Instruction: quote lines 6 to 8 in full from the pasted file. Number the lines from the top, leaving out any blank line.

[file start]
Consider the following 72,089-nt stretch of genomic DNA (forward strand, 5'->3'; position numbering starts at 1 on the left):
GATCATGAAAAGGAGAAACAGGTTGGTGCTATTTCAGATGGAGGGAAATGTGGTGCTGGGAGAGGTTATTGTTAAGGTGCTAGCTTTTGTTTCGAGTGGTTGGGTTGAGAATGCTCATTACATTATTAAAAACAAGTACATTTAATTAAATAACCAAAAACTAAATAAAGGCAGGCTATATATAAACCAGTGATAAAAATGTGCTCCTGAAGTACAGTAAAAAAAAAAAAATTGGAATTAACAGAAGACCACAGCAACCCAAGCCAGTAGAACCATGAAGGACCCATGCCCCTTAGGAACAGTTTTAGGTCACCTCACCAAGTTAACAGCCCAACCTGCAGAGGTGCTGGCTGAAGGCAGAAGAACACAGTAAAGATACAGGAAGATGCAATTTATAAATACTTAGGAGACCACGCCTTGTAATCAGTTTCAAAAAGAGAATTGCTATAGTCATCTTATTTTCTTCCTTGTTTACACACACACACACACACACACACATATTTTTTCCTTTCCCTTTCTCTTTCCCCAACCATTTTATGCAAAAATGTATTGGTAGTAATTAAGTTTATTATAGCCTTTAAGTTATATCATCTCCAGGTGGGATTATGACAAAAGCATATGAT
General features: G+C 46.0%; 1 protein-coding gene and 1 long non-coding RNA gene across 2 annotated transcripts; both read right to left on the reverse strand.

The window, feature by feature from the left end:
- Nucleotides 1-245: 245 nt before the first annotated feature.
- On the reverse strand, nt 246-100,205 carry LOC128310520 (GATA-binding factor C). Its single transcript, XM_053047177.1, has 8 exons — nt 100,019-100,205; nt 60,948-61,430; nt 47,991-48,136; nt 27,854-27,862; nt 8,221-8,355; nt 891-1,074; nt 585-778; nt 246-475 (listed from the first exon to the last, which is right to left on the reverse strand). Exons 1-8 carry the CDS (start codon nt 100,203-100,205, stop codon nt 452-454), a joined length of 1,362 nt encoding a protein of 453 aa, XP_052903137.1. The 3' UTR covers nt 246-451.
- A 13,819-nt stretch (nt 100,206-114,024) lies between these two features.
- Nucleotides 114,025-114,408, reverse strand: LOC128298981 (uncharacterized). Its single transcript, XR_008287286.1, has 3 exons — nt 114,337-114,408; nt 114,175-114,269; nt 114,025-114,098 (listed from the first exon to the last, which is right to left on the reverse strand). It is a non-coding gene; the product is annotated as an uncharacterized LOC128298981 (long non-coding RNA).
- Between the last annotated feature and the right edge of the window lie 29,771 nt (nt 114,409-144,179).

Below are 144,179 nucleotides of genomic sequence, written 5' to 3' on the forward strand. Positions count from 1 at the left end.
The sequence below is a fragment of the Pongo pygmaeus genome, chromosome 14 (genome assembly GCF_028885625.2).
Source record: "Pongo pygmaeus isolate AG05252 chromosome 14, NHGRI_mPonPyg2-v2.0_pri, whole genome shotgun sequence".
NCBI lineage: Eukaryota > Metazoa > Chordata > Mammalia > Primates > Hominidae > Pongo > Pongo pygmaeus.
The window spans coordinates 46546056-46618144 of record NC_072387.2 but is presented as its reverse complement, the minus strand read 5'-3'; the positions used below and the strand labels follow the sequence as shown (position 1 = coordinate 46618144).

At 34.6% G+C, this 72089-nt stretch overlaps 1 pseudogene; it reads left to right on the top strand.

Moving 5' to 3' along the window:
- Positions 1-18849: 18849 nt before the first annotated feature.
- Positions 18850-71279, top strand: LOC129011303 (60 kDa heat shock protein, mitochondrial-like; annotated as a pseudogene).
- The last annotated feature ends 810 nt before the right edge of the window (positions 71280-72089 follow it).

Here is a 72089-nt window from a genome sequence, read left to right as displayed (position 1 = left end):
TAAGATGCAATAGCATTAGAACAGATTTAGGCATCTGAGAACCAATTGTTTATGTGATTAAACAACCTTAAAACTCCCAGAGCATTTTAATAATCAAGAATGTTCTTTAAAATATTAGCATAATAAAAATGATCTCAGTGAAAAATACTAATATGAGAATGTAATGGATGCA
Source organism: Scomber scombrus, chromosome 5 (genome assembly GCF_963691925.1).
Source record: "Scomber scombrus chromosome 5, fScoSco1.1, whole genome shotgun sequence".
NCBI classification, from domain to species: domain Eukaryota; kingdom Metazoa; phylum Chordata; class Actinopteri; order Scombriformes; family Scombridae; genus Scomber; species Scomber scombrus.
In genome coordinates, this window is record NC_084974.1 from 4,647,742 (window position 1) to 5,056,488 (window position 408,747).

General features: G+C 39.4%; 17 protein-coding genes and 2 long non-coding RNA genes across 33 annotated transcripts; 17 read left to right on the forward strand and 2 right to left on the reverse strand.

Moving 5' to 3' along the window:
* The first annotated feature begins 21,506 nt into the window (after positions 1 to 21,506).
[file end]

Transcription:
- On the reverse strand, nt 246-100,205 carry LOC128310520 (GATA-binding factor C). Its single transcript, XM_053047177.1, has 8 exons — nt 100,019-100,205; nt 60,948-61,430; nt 47,991-48,136; nt 27,854-27,862; nt 8,221-8,355; nt 891-1,074; nt 585-778; nt 246-475 (listed from the first exon to the last, which is right to left on the reverse strand). Exons 1-8 carry the CDS (start codon nt 100,203-100,205, stop codon nt 452-454), a joined length of 1,362 nt encoding a protein of 453 aa, XP_052903137.1. The 3' UTR covers nt 246-451.
- A 13,819-nt stretch (nt 100,206-114,024) lies between these two features.
- Nucleotides 114,025-114,408, reverse strand: LOC128298981 (uncharacterized). Its single transcript, XR_008287286.1, has 3 exons — nt 114,337-114,408; nt 114,175-114,269; nt 114,025-114,098 (listed from the first exon to the last, which is right to left on the reverse strand). It is a non-coding gene; the product is annotated as an uncharacterized LOC128298981 (long non-coding RNA).